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Home 9 Human Performance 9 Category: Vigilance and distraction

Vigilance and distraction

About this topic


The term vigilance refers to a state of focused and sustained attention and concentration. It can impact human performance, particularly where systems rely on human intervention to keep them operating and to intervene when threats or errors arise. How well a person can remain vigilant is dependent on many factors, including the level of cognitive demand, the duration of the task, the level of arousal (which may be impacted by fatigue or reduced task novelty/stimulation), or when competing tasks or stimuli are introduced – as may occur through distraction.  

Distraction occurs when attention is diverted from a primary task, reducing a person’s ability to focus and impairing their level of vigilance. It is typically caused by a relative lack of interest in the primary task, an inability to sustain attention over time, or the intensity of the distractor (particularly if it is novel, attractive or attention grabbing). For example, maintaining attention to a monitoring task, like watching a screen where there has been no change for a long period of time, can be difficult when a person is feeling tired or if there is movement and noise on an adjacent display. A distraction can be external (e.g. movement, light, noise) or internal (e.g. fatigue, hunger, illness or rumination). 

Relevance to Rail

Vigilance is a characteristic particularly required of rail employees undertaking safety critical activities like driving a train, carrying out signalling or electrical control operations, monitoring and managing network performance and undertaking maintenance and inspection activities. We rely on people’s vigilance as a risk control, anticipating that when they are performing at peak vigilance they will identify and react swiftly to threats and errors (a red signal aspect, a trespasser on the track, the communication of incorrect information, an alarm) in sufficient time to prevent an adverse outcome.  Impairment to vigilance, including through distraction, can lead to operator or maintainer error and can result in poor safety and performance outcomes.  

Similarly, we rely on the vigilance of people to help them remain safe when in proximity to the rail network. Train platforms and level/pedestrian crossings have been the source of injury and fatality for rail employees as well as the public due to poor vigilance, including through distractions such as mobile devices or engagement in other tasks when people should be looking out for approaching trains.  Many rail safety campaigns have focused on highlighting the need to maintain vigilance and reduce the risk of distraction at the train-person interface to help reduce the risk to safety.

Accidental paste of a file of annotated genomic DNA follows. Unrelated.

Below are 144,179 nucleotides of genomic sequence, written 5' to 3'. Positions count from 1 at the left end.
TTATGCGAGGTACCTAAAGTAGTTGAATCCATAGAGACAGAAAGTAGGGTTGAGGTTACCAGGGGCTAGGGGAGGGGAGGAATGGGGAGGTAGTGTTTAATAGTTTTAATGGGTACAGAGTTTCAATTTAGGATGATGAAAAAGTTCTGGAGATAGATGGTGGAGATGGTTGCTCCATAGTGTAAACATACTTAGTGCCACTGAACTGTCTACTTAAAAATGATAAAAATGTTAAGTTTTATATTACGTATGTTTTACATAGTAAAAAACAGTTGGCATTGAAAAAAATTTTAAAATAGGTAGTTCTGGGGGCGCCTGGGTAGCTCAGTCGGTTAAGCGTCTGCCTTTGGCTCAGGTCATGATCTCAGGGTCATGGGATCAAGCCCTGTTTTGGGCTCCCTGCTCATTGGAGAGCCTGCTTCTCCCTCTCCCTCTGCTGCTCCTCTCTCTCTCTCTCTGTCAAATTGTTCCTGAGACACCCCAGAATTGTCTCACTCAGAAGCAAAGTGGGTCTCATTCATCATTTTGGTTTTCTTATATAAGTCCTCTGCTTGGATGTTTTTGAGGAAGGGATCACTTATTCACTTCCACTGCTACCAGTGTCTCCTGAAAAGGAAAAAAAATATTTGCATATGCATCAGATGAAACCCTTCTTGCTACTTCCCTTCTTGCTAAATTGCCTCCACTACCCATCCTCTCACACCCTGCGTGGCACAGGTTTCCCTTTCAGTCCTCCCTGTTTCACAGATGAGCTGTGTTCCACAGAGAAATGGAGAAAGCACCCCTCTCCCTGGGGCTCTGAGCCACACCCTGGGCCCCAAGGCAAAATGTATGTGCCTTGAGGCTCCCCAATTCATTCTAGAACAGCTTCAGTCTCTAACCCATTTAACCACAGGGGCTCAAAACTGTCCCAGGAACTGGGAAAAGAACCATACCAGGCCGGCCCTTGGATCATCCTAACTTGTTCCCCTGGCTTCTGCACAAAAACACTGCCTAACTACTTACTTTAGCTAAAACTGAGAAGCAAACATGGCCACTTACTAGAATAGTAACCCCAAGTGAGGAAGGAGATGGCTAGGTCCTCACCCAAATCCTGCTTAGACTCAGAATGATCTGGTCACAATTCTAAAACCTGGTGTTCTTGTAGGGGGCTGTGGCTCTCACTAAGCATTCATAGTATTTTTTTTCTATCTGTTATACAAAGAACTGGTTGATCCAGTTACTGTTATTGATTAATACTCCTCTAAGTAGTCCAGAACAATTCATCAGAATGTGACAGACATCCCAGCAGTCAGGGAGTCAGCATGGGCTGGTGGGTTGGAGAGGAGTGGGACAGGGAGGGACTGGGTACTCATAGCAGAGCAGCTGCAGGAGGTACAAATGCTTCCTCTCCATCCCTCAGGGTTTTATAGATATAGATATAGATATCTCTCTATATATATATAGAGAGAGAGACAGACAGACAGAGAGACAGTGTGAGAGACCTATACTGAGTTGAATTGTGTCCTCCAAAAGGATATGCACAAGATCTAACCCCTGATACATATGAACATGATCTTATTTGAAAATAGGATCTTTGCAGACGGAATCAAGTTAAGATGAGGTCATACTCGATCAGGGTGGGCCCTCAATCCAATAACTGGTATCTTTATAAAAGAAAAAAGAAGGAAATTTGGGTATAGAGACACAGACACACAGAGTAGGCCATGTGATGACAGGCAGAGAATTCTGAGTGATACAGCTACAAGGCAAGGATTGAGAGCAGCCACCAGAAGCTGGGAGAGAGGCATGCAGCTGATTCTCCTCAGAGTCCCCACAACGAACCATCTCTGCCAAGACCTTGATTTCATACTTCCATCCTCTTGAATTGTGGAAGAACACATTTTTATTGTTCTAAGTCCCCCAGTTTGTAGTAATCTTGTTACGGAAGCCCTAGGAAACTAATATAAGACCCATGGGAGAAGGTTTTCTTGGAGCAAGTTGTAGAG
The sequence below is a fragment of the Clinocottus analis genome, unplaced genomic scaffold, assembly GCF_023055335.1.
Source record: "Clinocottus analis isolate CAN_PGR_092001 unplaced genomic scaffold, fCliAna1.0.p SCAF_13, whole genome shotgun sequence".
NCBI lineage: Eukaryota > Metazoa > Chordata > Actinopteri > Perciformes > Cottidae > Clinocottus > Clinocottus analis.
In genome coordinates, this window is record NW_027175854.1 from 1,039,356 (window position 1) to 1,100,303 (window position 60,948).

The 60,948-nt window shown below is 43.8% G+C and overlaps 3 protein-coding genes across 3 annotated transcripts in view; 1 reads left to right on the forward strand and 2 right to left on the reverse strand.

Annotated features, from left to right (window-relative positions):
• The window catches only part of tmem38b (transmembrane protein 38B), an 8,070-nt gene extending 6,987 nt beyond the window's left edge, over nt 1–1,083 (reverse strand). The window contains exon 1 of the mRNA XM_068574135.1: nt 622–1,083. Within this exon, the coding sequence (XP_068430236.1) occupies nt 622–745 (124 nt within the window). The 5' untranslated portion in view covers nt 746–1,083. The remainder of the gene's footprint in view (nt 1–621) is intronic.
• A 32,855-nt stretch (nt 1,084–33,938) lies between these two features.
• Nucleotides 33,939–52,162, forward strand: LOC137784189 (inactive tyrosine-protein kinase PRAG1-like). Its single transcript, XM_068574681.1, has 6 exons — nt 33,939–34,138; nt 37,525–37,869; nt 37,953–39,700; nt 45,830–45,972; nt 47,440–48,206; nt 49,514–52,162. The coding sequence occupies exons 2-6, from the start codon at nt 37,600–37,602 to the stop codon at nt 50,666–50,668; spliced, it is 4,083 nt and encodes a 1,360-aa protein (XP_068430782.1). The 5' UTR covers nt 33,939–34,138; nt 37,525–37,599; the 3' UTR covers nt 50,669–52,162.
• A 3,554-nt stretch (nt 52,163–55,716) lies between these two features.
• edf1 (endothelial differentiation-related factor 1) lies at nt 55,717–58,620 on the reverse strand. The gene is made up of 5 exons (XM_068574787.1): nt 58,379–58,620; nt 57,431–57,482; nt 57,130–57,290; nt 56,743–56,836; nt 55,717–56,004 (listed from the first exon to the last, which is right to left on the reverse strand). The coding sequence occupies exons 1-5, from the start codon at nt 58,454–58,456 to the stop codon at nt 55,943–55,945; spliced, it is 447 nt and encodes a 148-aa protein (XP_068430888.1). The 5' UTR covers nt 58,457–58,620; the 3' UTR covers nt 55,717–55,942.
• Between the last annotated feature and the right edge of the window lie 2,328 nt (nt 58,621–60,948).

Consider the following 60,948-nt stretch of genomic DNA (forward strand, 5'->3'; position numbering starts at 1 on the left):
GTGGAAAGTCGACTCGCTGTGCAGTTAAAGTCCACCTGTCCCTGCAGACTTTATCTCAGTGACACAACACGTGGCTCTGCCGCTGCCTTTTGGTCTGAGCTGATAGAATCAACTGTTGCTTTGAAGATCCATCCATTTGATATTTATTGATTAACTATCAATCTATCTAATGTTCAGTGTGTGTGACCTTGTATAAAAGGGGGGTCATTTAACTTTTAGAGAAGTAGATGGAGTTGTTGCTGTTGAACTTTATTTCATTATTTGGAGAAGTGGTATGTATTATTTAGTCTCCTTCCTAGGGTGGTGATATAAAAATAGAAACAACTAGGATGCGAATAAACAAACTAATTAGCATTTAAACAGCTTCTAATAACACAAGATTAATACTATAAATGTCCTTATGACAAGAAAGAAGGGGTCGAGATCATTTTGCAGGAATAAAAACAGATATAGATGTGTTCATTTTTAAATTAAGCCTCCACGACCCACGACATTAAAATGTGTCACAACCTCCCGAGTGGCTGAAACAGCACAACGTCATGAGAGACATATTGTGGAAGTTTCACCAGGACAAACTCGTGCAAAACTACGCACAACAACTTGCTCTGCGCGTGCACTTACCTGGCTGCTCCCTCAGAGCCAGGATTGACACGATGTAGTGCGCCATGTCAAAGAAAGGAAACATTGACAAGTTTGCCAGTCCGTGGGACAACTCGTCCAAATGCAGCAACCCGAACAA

While we can design systems and work environments to help enhance user vigilance and reduce the opportunity for distraction, it’s not reasonable to expect people to be vigilant 100% of the time. Design needs to account for risk associated with reduced vigilance and ensure there are additional controls in place to maintain safety, not just a reliance on user cognition and behaviour. 

With a transition to increased automation in rail operations, vigilance has become a focus of a lot of human factors analysis. For example, automating operational tasks that might otherwise have been performed by a train driver means a shift in operator activities, with more monitoring and less active control of the train. The risk of reduced stimulation for the driver as they operate the train can impact their vigilance and therefore their reliability as a risk control. The introduction of new technologies can also introduce distraction for operators from their primary tasks. Designers and engineers can work with HOF professionals to look for ways to mitigate opportunity for error (in this case, a driver failing to observe and react to a threat), such as by introducing secondary tasks aimed at maintaining driver engagement (additional checks, memory tasks, use of risk-triggered commentary), or through providing additional engineering controls (speed proving, train stops, alarms, vigilance systems).  Even with these controls, humans can still be vulnerable to distraction impairing vigilance.  Operator vigilance on its own will not be a reliable control, and additional layers of defense will be required to reduce the risk of error and adverse safety outcomes. 

Approaches and Methods

Human-centred design is the most effective way of designing to maintain human performance and mitigate against the risks associated with impaired vigilance and distraction. This is important not just for the design of systems and technology, but also in the design and scheduling of work – such as by reducing time on task for activities with high (or very low) cognitive workload, by task rotation and by ensuring a good person-job fit. 

The use of train driver vigilance devices is one way rail companies have attempted to monitor and manage the risk of reduced driver vigilance. Vigilance control systems verify that the driver is not incapacitated by monitoring task-linked activities and applying the train’s brakes if that activity is not performed.  

Vigilance, and impairment to vigilance such as through distraction, can be assessed through targeted analysis measuring performance through detection of or reaction to stimulus, often combined with tasks aimed at increasing workload or introducing distraction to see how vigilance is impacted in the face of competing demands.  Testing can occur using simulators or through the simulation of actual work scenarios. The Psychomotor Vigilance Test (PVT) is one common tool utilized to test sustained attention in the workplace.  Eye Tracking tools have also been used to test for distraction from primary visual tasks.


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